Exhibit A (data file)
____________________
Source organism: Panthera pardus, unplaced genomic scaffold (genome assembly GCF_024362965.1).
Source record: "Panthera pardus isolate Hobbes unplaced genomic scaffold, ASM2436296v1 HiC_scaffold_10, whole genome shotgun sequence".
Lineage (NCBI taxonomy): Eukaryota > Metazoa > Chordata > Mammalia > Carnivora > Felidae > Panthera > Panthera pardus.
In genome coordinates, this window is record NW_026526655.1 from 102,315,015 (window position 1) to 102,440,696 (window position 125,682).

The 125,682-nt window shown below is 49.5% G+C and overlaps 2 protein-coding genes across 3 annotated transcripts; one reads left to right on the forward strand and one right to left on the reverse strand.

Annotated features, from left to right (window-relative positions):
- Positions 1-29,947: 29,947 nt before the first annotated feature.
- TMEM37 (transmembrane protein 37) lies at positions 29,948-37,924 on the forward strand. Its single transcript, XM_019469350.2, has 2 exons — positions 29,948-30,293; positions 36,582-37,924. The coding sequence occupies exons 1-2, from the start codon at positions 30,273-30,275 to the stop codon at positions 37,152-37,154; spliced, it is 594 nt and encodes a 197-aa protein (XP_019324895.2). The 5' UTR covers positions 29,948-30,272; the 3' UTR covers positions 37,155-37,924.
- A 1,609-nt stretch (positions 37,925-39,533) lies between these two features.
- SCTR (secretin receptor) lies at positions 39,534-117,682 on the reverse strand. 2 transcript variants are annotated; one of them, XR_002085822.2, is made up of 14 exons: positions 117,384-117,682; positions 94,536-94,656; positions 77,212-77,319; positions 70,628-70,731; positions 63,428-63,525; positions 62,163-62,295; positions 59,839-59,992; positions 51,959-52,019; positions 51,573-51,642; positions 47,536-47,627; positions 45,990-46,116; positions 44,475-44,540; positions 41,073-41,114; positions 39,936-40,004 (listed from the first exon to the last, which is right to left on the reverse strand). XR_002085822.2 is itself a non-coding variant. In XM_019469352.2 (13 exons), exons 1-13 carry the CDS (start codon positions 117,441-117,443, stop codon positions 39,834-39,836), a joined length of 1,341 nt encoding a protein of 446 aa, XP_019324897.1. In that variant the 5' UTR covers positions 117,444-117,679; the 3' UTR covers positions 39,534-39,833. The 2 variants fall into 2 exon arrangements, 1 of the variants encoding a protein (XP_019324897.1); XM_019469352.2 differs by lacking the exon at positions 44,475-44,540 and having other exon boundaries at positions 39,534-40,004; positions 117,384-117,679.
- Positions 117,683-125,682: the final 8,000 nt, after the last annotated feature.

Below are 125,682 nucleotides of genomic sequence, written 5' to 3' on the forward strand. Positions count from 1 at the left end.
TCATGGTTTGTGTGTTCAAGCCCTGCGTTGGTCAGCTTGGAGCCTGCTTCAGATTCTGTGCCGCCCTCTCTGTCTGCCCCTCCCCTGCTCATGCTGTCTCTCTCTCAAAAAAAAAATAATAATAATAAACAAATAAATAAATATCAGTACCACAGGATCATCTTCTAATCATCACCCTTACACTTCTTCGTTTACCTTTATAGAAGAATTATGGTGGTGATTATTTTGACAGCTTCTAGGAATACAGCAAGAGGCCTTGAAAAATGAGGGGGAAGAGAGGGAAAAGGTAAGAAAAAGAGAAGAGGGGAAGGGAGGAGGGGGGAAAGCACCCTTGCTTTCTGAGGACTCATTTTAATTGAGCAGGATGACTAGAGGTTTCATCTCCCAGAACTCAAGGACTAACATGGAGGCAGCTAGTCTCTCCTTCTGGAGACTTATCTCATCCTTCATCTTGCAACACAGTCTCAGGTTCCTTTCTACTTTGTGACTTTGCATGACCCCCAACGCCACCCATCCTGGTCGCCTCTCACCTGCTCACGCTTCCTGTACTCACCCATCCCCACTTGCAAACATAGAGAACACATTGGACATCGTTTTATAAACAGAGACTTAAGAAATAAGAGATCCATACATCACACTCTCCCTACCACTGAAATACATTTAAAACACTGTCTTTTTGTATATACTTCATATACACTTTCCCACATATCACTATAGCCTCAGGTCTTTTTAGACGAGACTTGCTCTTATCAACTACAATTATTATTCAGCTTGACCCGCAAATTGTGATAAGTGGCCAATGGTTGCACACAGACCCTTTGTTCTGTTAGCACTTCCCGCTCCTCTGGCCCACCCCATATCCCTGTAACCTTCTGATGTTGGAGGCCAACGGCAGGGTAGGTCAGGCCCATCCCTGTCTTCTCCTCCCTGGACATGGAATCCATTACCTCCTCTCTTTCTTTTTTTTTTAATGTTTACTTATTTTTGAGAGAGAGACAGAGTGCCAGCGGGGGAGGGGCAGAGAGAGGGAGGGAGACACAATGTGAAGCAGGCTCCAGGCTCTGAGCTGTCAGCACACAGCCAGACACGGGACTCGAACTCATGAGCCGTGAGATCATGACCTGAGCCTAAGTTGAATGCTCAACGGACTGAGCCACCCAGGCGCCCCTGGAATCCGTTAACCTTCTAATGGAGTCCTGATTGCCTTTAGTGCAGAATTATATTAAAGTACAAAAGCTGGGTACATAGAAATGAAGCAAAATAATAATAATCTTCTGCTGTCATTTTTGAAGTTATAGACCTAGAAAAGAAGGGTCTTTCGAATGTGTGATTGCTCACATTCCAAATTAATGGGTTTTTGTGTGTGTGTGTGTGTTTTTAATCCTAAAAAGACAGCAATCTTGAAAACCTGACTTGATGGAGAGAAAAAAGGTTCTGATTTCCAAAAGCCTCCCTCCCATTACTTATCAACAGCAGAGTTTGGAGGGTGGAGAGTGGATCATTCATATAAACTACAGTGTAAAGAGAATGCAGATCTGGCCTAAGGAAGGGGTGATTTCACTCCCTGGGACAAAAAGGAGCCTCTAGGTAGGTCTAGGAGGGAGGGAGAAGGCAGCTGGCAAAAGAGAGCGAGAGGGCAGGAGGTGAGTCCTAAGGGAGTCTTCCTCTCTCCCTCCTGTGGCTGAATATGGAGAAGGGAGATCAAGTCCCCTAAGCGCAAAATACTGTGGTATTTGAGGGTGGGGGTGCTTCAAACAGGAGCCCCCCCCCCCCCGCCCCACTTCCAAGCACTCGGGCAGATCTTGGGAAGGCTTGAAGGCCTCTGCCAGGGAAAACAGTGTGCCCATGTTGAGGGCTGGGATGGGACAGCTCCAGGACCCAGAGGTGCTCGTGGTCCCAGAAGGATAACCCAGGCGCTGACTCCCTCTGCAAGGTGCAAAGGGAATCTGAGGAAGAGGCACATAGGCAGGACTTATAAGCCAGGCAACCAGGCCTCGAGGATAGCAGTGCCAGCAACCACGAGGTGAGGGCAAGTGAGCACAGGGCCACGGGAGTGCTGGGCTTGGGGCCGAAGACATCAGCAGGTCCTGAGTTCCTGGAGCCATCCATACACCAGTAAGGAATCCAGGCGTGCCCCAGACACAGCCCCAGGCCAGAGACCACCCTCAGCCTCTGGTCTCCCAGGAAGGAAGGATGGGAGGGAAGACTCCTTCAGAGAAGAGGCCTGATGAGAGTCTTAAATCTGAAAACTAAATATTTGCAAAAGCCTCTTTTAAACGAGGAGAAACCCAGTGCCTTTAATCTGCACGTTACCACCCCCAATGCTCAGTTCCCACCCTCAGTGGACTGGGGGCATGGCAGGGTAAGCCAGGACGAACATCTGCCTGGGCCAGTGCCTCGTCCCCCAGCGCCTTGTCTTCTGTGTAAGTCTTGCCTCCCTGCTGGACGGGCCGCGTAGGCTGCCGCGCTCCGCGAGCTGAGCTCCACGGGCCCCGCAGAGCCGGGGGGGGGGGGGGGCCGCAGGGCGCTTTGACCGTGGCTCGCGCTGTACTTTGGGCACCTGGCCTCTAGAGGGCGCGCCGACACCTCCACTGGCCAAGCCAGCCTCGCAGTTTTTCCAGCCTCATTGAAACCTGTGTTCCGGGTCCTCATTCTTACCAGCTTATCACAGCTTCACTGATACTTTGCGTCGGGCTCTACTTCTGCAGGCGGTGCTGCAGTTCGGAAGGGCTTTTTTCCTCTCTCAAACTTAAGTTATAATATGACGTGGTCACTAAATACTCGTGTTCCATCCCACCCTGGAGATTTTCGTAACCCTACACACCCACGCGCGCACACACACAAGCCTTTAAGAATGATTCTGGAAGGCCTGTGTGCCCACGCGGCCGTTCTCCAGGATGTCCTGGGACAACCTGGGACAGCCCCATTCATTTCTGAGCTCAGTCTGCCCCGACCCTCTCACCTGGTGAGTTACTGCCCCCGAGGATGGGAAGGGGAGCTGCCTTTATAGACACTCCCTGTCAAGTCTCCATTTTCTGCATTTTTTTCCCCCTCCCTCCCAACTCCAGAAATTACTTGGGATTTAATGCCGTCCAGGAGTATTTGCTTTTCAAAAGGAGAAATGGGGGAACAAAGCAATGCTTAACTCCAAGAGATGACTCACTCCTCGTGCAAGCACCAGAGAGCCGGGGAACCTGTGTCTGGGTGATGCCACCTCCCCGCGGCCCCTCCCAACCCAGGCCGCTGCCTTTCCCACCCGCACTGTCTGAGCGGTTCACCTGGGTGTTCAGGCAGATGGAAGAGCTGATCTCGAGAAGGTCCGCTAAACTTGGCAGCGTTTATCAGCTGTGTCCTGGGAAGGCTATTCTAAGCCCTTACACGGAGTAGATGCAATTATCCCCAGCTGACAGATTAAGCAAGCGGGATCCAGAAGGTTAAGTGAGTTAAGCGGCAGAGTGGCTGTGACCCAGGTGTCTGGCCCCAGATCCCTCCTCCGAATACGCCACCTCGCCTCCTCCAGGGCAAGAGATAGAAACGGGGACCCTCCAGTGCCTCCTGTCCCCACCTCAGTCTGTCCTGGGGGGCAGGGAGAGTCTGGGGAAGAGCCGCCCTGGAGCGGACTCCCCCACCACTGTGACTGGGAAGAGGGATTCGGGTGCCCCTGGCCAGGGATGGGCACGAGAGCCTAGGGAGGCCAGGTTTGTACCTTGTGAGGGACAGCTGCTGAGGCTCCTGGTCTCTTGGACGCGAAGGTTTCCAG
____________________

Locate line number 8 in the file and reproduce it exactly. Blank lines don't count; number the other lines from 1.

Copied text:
- TMEM37 (transmembrane protein 37) lies at positions 29,948-37,924 on the forward strand. Its single transcript, XM_019469350.2, has 2 exons — positions 29,948-30,293; positions 36,582-37,924. The coding sequence occupies exons 1-2, from the start codon at positions 30,273-30,275 to the stop codon at positions 37,152-37,154; spliced, it is 594 nt and encodes a 197-aa protein (XP_019324895.2). The 5' UTR covers positions 29,948-30,272; the 3' UTR covers positions 37,155-37,924.